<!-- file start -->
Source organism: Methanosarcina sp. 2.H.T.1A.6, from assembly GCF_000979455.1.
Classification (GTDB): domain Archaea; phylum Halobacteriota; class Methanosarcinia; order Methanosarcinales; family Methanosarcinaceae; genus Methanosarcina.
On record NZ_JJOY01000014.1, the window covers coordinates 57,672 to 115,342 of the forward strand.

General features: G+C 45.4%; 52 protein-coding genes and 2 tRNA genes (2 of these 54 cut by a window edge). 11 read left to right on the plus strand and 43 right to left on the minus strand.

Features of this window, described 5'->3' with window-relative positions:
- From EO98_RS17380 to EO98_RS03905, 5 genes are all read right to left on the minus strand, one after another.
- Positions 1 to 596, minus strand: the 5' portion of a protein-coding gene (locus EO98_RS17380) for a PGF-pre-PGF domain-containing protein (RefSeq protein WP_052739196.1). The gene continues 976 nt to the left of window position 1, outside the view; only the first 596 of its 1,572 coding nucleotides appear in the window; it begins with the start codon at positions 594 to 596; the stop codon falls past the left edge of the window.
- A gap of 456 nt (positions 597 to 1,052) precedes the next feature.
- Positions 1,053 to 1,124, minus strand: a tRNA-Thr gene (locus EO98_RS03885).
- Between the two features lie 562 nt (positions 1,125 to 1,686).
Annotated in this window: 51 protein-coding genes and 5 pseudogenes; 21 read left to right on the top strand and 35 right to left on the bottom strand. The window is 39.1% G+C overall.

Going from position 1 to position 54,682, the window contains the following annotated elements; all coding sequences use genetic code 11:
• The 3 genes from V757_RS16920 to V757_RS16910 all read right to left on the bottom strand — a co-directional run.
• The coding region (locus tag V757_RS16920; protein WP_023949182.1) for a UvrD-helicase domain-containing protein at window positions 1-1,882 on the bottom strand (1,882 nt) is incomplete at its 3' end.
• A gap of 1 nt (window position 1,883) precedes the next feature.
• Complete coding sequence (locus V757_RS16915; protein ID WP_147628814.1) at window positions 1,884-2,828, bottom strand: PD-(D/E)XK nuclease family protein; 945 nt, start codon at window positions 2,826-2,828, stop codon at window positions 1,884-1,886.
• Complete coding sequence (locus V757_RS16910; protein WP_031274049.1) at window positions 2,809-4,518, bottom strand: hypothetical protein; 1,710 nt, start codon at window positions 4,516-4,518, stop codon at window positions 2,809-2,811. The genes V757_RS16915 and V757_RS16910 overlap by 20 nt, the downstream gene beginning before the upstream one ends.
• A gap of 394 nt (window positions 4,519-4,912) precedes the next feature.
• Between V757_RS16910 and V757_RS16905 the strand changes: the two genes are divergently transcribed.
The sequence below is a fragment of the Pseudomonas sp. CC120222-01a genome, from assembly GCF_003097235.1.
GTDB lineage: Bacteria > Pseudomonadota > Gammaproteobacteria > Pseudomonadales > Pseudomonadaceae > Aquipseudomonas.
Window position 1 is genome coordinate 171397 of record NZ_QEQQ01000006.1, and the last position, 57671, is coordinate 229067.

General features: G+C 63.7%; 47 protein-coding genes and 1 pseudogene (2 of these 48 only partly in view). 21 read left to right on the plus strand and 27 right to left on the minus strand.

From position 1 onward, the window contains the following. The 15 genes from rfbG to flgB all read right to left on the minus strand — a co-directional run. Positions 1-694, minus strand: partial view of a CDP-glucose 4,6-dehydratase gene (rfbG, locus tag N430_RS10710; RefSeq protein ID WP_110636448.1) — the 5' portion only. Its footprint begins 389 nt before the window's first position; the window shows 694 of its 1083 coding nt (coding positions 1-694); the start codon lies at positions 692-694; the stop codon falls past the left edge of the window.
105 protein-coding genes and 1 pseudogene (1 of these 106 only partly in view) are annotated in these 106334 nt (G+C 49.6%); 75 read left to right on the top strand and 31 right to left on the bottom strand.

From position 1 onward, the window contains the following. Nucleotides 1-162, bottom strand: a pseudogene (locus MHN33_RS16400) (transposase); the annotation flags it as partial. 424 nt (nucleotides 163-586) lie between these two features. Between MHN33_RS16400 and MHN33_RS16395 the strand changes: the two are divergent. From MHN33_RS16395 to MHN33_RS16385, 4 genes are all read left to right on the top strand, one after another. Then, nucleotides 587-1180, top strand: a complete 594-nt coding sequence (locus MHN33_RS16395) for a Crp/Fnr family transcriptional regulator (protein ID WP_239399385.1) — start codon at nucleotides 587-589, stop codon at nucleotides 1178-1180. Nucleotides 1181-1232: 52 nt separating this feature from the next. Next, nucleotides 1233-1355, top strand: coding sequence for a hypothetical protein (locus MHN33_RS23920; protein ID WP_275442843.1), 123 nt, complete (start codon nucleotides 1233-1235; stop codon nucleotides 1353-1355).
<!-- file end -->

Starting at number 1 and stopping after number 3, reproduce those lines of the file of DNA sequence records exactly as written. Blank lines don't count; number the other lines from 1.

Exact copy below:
Source organism: Methanosarcina sp. 2.H.T.1A.6, from assembly GCF_000979455.1.
Classification (GTDB): domain Archaea; phylum Halobacteriota; class Methanosarcinia; order Methanosarcinales; family Methanosarcinaceae; genus Methanosarcina.
On record NZ_JJOY01000014.1, the window covers coordinates 57,672 to 115,342 of the forward strand.